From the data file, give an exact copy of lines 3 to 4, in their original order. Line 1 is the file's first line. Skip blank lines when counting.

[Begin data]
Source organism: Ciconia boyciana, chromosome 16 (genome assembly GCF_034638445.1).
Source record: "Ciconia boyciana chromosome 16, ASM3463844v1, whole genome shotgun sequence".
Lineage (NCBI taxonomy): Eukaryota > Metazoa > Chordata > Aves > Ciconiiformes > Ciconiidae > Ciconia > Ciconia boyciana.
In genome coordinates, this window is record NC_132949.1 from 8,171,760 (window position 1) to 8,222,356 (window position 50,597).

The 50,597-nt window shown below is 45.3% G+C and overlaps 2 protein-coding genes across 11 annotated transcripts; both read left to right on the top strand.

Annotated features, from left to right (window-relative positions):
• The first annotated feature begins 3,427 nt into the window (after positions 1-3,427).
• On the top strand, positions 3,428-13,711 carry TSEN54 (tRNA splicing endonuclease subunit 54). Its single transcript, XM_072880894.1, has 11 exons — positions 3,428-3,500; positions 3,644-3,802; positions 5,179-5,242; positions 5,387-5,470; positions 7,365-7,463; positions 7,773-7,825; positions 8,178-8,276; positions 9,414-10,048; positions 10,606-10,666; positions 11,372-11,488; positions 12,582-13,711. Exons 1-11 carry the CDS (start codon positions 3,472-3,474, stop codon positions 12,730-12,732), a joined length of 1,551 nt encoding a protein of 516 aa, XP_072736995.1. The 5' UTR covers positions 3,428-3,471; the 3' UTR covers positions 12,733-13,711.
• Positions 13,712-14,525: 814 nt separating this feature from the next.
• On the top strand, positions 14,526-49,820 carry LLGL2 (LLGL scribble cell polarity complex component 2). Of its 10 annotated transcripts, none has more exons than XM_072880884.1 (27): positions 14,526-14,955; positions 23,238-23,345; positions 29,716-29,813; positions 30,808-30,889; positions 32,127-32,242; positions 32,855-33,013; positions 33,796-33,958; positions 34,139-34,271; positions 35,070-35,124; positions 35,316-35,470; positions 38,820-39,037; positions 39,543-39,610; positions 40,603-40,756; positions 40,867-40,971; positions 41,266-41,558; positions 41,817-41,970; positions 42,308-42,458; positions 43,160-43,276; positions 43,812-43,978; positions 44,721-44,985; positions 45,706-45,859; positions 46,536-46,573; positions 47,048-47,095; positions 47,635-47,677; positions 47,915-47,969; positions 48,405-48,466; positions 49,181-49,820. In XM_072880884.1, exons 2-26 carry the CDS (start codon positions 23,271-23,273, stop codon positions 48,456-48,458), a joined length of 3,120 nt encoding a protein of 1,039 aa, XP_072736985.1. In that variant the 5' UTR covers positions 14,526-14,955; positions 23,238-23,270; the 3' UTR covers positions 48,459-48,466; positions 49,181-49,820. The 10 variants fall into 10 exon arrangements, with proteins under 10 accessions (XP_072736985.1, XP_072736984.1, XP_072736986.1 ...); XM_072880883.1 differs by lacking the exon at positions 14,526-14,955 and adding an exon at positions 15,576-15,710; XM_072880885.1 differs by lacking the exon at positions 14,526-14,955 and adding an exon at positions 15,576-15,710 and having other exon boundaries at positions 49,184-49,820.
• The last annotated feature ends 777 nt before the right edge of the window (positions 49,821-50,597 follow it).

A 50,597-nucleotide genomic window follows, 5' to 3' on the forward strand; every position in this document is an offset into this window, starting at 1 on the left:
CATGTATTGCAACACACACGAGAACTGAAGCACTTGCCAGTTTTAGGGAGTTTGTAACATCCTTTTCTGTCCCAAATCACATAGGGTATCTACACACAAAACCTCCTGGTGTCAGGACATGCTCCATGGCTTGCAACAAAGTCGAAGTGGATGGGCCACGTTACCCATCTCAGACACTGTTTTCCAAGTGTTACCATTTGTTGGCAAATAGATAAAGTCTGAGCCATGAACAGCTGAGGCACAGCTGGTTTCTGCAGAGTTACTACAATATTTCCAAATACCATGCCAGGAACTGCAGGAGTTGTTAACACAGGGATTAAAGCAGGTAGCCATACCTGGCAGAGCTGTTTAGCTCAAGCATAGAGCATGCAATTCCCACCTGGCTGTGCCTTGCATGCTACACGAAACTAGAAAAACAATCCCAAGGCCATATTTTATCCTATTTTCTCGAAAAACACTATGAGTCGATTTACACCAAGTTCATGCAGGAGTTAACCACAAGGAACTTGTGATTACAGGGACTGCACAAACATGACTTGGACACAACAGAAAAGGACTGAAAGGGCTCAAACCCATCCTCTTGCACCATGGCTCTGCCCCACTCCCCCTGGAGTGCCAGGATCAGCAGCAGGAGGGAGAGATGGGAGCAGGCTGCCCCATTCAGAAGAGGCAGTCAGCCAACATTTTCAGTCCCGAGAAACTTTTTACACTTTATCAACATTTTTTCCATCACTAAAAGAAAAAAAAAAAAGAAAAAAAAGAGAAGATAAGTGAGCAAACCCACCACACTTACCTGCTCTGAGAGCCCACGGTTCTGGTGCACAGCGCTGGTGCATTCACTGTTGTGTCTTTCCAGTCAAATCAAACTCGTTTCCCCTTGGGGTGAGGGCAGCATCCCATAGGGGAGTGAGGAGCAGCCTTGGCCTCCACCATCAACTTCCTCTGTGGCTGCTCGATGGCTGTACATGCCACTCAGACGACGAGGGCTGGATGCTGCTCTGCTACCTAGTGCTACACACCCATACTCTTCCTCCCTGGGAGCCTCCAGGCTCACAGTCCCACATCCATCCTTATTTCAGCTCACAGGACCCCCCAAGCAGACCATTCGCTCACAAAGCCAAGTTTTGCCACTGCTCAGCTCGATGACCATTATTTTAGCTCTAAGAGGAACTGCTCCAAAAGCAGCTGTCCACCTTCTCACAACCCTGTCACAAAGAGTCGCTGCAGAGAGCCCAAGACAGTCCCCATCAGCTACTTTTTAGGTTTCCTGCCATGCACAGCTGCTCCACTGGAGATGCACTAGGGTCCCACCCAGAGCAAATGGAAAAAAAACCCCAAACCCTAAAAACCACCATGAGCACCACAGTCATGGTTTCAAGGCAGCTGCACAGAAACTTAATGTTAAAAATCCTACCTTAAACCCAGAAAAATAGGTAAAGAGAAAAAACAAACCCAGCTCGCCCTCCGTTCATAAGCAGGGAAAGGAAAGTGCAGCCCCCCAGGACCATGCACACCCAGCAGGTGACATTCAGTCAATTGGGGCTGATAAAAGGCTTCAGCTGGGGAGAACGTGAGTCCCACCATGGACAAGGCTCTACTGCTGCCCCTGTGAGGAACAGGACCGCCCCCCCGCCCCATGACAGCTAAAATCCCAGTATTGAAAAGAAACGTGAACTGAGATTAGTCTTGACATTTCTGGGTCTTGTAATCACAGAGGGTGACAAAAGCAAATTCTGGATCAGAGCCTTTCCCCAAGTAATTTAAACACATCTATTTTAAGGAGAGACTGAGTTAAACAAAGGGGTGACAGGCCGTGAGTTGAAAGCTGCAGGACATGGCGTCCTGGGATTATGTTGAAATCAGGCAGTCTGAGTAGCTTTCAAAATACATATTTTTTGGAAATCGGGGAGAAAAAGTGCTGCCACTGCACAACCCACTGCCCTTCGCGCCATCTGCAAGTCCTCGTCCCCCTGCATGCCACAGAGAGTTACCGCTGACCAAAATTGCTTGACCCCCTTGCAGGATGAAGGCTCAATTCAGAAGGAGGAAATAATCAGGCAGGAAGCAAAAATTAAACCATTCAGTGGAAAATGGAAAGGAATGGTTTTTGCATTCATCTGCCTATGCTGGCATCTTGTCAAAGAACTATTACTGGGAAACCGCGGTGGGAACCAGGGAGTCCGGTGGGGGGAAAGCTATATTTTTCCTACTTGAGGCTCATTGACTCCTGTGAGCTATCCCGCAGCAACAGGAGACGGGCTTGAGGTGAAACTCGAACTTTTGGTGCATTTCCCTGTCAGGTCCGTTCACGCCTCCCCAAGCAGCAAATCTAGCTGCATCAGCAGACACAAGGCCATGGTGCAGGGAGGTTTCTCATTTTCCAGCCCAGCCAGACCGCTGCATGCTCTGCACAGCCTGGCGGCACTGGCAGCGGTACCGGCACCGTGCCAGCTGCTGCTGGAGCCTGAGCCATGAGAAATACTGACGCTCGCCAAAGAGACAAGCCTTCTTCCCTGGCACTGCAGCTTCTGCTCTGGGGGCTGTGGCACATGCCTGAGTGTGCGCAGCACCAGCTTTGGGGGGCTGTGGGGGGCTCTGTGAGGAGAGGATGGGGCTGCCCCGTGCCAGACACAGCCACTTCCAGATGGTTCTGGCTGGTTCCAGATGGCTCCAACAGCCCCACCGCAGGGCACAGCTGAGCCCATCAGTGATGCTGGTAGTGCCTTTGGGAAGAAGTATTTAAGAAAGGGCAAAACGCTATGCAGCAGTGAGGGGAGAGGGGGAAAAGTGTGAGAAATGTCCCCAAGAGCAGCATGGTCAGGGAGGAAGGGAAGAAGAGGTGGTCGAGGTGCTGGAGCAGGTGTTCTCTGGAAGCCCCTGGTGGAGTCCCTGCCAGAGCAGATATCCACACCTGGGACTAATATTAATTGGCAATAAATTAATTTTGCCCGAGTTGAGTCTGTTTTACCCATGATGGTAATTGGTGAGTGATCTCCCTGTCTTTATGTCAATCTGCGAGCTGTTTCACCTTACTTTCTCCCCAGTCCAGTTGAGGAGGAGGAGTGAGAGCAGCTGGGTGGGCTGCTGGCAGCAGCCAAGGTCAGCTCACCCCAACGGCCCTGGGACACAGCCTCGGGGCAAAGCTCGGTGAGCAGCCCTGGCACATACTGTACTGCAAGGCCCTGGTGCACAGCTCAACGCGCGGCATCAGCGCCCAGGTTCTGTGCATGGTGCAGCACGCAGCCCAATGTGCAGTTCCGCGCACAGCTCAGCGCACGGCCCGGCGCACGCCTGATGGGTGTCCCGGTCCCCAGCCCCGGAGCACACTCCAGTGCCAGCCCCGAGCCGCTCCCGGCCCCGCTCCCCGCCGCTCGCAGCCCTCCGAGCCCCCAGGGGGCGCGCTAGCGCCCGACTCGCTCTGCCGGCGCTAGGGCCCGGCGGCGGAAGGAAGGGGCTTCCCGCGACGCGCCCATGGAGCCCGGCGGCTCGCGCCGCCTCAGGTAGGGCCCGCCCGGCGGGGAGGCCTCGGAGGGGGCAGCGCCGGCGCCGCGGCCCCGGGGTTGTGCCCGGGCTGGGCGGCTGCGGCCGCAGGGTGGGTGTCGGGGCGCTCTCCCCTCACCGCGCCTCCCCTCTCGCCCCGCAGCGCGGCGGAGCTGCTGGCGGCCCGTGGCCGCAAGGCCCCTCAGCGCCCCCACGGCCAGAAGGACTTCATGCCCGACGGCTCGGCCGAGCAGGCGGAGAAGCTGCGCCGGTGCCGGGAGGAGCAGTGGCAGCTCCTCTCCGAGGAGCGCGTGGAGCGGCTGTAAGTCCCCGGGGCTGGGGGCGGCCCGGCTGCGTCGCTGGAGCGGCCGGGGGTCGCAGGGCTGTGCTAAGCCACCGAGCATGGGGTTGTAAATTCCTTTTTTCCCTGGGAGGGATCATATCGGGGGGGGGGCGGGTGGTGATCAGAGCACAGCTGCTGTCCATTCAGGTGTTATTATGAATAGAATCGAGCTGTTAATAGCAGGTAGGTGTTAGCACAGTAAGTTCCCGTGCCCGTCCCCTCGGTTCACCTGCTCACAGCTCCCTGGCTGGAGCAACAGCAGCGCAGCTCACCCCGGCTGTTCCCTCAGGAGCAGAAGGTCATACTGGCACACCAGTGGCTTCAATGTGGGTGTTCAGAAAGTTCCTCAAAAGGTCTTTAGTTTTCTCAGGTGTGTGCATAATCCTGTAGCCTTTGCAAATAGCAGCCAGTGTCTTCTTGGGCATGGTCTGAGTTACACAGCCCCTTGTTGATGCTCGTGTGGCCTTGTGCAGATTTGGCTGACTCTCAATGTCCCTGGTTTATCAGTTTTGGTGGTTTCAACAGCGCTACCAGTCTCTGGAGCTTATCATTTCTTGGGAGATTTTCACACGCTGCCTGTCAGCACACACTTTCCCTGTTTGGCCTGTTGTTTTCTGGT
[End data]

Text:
Lineage (NCBI taxonomy): Eukaryota > Metazoa > Chordata > Aves > Ciconiiformes > Ciconiidae > Ciconia > Ciconia boyciana.
In genome coordinates, this window is record NC_132949.1 from 8,171,760 (window position 1) to 8,222,356 (window position 50,597).